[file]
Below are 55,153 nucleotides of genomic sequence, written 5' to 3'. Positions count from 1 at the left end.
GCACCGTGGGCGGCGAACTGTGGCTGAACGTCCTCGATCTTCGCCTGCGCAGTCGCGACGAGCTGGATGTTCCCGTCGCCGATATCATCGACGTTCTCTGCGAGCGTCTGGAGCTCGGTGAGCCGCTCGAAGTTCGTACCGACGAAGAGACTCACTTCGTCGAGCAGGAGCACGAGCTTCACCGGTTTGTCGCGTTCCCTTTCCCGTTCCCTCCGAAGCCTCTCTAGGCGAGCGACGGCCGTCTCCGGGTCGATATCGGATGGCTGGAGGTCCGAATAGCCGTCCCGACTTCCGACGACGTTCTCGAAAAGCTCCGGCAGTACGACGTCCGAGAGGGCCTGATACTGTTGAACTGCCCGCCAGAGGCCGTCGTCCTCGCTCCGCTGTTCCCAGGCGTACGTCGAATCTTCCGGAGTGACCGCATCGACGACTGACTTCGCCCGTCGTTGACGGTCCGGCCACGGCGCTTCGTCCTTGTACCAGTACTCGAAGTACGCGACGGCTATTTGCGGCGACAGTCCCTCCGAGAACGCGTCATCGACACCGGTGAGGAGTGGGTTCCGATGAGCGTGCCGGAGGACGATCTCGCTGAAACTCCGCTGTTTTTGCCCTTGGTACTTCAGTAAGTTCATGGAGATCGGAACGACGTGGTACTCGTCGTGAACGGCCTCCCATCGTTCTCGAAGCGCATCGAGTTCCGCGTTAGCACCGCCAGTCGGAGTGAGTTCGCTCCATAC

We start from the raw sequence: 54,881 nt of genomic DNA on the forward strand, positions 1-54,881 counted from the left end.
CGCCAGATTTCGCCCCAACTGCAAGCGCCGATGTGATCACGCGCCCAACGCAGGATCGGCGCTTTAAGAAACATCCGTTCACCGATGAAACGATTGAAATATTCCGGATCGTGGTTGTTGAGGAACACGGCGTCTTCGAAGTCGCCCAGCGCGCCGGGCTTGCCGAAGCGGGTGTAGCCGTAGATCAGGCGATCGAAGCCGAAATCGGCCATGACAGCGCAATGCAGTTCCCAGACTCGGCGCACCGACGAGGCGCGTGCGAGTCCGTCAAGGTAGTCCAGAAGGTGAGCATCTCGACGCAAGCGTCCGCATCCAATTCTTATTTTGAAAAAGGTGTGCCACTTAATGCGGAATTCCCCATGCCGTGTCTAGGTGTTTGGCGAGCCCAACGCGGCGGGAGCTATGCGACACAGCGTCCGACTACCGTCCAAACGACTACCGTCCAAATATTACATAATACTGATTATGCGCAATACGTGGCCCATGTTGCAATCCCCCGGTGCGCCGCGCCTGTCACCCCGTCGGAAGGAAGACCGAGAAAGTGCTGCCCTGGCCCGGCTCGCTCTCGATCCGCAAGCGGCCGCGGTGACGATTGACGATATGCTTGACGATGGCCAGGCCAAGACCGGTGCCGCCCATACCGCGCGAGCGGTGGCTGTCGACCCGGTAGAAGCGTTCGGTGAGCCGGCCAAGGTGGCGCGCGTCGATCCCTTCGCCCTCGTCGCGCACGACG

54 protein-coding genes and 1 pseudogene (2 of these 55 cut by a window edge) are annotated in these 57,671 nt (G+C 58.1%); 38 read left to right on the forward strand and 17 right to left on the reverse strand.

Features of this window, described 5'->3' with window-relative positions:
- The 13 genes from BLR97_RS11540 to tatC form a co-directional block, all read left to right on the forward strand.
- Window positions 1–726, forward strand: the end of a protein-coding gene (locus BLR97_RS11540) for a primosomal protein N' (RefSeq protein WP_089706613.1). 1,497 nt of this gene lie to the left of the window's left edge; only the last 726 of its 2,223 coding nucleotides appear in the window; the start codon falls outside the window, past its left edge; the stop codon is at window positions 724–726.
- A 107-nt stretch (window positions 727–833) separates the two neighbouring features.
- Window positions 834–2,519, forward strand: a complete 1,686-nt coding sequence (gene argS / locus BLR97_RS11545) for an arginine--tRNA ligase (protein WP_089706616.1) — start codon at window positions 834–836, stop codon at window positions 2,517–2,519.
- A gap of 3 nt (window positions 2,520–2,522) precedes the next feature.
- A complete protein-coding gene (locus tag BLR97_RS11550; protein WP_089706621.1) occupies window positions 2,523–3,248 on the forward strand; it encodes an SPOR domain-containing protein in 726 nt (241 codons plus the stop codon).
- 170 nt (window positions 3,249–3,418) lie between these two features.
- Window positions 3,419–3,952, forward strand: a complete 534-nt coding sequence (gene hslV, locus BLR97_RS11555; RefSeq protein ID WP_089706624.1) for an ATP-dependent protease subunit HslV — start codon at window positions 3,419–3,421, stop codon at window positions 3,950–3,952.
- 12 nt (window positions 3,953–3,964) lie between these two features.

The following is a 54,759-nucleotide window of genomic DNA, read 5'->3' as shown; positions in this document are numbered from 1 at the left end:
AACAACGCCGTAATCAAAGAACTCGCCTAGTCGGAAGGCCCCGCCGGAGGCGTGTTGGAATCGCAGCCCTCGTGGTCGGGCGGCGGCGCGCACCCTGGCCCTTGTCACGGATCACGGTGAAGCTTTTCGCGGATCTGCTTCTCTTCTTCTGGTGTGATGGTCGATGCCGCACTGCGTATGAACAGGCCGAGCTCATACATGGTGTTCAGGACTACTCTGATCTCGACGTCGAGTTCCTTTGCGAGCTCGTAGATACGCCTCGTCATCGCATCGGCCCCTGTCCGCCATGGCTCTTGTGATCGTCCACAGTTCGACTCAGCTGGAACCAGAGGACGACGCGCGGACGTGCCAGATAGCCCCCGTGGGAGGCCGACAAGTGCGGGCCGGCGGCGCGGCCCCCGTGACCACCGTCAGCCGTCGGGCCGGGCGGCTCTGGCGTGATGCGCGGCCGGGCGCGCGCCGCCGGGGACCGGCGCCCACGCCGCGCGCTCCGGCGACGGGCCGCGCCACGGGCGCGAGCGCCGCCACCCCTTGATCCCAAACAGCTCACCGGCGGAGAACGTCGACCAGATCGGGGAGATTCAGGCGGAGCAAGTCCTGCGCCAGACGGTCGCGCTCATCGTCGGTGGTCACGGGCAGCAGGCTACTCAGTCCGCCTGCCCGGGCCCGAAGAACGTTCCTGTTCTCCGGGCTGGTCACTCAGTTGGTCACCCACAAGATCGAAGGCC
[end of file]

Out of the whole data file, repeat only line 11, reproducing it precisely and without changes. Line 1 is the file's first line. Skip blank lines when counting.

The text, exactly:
- A gap of 3 nt (window positions 2,520–2,522) precedes the next feature.